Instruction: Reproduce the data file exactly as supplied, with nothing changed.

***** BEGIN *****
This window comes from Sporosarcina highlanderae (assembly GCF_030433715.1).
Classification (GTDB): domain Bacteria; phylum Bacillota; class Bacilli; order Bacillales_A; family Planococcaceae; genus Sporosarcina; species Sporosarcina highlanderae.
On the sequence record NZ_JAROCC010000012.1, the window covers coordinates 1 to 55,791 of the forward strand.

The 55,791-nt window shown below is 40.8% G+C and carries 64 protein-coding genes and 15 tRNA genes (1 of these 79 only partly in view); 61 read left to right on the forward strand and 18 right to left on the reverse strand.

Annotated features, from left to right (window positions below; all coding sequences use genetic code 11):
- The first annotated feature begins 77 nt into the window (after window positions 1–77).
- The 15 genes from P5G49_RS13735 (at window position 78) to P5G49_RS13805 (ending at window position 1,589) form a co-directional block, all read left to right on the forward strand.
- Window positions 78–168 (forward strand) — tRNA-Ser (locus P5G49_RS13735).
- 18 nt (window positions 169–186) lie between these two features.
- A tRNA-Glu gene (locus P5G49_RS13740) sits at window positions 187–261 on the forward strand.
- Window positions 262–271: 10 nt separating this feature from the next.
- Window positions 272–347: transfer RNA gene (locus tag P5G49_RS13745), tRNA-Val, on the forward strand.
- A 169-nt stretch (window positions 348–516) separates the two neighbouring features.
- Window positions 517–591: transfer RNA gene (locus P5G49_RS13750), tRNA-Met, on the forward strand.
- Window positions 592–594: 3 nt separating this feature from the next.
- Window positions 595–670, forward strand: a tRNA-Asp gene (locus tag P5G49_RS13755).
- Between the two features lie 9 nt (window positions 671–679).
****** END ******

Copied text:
This window comes from Sporosarcina highlanderae (assembly GCF_030433715.1).
Classification (GTDB): domain Bacteria; phylum Bacillota; class Bacilli; order Bacillales_A; family Planococcaceae; genus Sporosarcina; species Sporosarcina highlanderae.
On the sequence record NZ_JAROCC010000012.1, the window covers coordinates 1 to 55,791 of the forward strand.

The 55,791-nt window shown below is 40.8% G+C and carries 64 protein-coding genes and 15 tRNA genes (1 of these 79 only partly in view); 61 read left to right on the forward strand and 18 right to left on the reverse strand.

Annotated features, from left to right (window positions below; all coding sequences use genetic code 11):
- The first annotated feature begins 77 nt into the window (after window positions 1–77).
- The 15 genes from P5G49_RS13735 (at window position 78) to P5G49_RS13805 (ending at window position 1,589) form a co-directional block, all read left to right on the forward strand.
- Window positions 78–168 (forward strand) — tRNA-Ser (locus P5G49_RS13735).
- 18 nt (window positions 169–186) lie between these two features.
- A tRNA-Glu gene (locus P5G49_RS13740) sits at window positions 187–261 on the forward strand.
- Window positions 262–271: 10 nt separating this feature from the next.
- Window positions 272–347: transfer RNA gene (locus tag P5G49_RS13745), tRNA-Val, on the forward strand.
- A 169-nt stretch (window positions 348–516) separates the two neighbouring features.
- Window positions 517–591: transfer RNA gene (locus P5G49_RS13750), tRNA-Met, on the forward strand.
- Window positions 592–594: 3 nt separating this feature from the next.
- Window positions 595–670, forward strand: a tRNA-Asp gene (locus tag P5G49_RS13755).
- Between the two features lie 9 nt (window positions 671–679).